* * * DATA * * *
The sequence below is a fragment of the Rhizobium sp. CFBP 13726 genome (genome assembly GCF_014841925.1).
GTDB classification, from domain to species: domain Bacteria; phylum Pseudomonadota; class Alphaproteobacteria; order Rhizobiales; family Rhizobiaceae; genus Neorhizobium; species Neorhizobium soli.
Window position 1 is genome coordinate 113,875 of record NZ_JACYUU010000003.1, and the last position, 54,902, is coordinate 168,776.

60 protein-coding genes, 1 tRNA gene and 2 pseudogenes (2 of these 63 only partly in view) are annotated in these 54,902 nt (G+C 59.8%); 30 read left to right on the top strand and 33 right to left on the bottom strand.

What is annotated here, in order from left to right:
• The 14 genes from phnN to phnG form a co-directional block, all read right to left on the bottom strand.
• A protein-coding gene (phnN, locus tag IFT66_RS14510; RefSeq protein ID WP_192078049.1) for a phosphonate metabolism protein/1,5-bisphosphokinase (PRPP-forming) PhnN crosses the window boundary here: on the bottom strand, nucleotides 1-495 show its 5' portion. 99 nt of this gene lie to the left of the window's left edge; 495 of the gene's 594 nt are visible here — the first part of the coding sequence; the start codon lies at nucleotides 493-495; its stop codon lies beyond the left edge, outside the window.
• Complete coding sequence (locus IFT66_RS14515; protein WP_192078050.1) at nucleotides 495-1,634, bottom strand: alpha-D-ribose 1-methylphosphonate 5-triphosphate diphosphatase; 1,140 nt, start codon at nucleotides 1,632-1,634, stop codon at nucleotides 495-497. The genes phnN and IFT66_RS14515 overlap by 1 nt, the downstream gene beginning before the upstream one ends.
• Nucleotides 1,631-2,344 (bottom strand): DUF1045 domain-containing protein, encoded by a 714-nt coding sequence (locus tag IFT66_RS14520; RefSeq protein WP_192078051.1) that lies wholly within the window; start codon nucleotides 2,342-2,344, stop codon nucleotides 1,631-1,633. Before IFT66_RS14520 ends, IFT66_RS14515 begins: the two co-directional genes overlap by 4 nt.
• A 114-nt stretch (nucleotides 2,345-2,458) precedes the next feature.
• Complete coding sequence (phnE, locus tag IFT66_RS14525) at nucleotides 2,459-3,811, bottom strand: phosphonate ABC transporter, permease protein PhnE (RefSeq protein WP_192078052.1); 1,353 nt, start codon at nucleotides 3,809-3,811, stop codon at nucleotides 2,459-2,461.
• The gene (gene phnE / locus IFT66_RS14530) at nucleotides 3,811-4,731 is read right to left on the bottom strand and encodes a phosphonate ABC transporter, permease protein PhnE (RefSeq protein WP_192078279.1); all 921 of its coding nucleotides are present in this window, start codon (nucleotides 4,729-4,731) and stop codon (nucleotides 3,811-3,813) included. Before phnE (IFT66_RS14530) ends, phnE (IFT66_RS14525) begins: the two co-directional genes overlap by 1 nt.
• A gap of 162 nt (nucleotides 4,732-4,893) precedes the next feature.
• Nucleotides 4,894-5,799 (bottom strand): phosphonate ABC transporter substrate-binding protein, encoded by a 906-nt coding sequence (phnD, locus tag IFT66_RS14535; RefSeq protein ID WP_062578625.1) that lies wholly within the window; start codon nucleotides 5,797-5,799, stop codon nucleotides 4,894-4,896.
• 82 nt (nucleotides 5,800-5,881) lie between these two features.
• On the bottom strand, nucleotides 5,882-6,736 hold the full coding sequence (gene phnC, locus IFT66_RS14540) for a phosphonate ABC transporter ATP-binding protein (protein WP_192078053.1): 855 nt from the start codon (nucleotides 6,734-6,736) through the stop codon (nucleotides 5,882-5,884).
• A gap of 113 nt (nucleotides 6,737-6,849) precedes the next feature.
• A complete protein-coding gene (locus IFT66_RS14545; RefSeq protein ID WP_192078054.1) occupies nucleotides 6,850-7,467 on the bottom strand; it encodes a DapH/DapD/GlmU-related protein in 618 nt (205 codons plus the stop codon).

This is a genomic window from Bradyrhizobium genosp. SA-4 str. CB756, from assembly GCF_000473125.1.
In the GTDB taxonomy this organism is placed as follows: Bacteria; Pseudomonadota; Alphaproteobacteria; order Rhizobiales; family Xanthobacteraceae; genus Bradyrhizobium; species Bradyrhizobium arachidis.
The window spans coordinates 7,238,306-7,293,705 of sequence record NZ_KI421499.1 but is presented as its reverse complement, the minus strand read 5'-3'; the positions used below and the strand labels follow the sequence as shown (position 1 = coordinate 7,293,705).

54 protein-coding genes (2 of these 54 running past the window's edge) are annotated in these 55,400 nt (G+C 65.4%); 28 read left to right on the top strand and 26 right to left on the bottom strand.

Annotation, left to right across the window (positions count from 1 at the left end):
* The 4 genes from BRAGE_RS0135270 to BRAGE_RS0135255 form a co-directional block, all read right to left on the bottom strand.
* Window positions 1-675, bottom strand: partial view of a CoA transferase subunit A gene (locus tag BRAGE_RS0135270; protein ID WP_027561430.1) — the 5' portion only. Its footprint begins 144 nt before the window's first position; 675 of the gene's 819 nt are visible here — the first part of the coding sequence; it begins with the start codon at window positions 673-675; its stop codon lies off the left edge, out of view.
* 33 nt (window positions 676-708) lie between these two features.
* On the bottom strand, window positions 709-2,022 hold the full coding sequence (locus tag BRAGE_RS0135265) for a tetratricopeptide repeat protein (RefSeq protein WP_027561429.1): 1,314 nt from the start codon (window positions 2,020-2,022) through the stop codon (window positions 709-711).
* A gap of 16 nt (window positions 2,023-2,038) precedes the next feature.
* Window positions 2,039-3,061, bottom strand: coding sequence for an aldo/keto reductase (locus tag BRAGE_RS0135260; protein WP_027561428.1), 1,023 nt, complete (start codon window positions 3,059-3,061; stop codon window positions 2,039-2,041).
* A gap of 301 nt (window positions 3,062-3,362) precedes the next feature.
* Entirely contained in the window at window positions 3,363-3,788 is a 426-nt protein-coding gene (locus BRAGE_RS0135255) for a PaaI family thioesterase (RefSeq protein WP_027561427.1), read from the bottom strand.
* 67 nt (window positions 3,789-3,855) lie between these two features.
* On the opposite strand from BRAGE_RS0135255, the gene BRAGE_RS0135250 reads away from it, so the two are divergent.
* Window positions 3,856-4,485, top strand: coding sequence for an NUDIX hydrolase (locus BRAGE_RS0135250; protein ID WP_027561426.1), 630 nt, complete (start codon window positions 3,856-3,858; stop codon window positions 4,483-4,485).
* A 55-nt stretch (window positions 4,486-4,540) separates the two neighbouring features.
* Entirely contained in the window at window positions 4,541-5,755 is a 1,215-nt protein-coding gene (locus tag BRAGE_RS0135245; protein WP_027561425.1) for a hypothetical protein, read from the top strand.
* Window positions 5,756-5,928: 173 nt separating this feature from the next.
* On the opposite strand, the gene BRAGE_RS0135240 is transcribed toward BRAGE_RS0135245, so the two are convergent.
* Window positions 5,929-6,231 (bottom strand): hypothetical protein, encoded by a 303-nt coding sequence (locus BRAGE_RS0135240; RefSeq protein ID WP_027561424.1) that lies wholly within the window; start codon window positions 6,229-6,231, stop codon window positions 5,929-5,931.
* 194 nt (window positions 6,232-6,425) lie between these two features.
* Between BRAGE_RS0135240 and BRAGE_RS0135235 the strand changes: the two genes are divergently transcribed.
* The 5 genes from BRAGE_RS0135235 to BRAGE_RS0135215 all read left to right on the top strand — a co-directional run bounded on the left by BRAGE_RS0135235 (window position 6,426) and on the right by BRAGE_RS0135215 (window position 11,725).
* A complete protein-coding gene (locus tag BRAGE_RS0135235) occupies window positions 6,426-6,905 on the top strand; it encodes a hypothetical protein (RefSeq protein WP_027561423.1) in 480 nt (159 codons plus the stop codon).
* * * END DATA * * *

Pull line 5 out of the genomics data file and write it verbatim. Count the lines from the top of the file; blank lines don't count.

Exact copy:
What is annotated here, in order from left to right: